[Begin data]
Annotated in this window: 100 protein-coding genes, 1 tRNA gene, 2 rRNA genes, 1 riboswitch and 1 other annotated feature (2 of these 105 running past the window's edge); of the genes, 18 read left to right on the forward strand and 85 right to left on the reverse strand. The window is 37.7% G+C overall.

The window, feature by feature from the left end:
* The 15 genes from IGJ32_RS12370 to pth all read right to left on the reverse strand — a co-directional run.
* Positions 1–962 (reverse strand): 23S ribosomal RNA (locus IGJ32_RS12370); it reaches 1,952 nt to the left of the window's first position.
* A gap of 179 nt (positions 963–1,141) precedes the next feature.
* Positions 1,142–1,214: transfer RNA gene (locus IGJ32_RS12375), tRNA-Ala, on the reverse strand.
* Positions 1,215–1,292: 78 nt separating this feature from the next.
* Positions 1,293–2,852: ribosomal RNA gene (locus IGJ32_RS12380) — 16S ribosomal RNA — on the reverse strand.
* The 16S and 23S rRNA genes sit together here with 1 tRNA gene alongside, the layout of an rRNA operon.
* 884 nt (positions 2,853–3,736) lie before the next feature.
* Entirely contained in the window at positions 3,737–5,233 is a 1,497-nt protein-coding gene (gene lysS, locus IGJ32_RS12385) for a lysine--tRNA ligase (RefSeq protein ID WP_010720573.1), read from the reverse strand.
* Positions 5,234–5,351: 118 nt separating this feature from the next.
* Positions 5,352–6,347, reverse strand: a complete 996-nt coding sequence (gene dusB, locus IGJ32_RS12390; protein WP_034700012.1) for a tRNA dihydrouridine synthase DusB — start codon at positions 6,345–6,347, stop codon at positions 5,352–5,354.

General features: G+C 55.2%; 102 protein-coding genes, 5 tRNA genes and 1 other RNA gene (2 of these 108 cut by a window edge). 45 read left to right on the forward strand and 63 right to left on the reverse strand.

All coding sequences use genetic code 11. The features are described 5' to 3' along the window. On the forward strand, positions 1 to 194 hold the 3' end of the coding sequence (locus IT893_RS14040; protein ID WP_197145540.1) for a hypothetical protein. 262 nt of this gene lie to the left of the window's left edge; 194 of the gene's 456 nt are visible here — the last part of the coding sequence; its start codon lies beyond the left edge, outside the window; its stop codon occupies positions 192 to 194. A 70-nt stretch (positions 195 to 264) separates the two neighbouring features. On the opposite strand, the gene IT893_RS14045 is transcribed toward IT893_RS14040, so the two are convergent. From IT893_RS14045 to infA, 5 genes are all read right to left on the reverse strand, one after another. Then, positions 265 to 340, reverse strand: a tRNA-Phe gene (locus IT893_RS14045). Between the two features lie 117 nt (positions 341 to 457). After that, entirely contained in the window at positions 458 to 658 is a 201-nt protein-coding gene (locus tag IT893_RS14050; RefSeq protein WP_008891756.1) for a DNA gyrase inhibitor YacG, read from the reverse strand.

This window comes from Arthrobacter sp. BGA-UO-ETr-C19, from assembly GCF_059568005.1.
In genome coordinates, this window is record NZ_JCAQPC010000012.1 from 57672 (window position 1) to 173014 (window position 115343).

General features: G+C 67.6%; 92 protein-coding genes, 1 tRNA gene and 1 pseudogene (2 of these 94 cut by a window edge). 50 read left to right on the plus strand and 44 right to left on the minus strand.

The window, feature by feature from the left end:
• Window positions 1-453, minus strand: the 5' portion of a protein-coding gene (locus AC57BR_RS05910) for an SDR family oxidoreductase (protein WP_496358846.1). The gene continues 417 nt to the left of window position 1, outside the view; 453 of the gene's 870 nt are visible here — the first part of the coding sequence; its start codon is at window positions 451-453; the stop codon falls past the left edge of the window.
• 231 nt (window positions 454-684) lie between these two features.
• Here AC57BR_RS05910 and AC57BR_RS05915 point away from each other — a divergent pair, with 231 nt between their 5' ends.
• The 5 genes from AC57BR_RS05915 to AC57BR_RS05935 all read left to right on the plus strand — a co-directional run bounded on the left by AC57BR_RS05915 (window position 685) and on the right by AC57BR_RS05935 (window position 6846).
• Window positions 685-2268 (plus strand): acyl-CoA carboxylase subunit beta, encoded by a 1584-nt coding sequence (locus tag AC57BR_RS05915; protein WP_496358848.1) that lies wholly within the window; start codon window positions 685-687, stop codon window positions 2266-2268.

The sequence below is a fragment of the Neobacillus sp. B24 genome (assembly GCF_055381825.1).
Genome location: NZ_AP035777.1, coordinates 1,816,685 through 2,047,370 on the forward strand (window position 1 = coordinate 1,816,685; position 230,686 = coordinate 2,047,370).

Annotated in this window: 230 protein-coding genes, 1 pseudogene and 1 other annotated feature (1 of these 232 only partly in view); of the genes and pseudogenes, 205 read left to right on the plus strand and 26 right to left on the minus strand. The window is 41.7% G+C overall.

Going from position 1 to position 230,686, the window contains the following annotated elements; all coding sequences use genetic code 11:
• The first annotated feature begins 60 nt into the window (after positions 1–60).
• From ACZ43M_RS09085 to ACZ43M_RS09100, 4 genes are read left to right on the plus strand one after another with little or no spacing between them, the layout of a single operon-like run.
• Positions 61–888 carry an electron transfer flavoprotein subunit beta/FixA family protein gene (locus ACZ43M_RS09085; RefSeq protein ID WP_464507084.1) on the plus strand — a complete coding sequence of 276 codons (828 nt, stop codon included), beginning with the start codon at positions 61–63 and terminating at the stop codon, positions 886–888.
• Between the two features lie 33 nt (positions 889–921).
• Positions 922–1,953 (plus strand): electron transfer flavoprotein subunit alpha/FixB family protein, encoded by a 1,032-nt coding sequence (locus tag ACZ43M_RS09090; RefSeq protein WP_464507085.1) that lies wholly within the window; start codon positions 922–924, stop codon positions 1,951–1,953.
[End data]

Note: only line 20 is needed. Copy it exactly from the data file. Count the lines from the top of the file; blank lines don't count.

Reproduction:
• Window positions 1-453, minus strand: the 5' portion of a protein-coding gene (locus AC57BR_RS05910) for an SDR family oxidoreductase (protein WP_496358846.1). The gene continues 417 nt to the left of window position 1, outside the view; 453 of the gene's 870 nt are visible here — the first part of the coding sequence; its start codon is at window positions 451-453; the stop codon falls past the left edge of the window.